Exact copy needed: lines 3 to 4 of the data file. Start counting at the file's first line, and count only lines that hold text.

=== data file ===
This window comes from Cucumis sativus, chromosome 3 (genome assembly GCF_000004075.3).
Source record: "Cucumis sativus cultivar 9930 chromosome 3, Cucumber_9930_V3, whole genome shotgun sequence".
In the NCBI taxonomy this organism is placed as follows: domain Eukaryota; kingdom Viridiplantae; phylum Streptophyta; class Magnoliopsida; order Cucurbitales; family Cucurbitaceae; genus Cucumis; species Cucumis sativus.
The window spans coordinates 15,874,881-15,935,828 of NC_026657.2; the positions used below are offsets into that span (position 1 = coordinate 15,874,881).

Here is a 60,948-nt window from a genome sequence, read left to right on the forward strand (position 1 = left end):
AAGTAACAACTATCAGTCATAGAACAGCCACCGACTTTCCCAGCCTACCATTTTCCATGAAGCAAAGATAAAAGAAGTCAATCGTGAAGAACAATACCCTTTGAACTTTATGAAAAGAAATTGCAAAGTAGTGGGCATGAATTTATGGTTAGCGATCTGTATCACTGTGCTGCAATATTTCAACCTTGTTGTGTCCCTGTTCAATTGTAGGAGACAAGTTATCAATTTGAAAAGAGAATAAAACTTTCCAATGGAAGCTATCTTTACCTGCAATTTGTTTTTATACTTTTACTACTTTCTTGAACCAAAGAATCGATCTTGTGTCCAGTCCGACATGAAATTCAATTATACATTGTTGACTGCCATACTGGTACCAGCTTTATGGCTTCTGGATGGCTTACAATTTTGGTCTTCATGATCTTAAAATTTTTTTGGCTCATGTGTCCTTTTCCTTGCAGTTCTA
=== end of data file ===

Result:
In the NCBI taxonomy this organism is placed as follows: domain Eukaryota; kingdom Viridiplantae; phylum Streptophyta; class Magnoliopsida; order Cucurbitales; family Cucurbitaceae; genus Cucumis; species Cucumis sativus.
The window spans coordinates 15,874,881-15,935,828 of NC_026657.2; the positions used below are offsets into that span (position 1 = coordinate 15,874,881).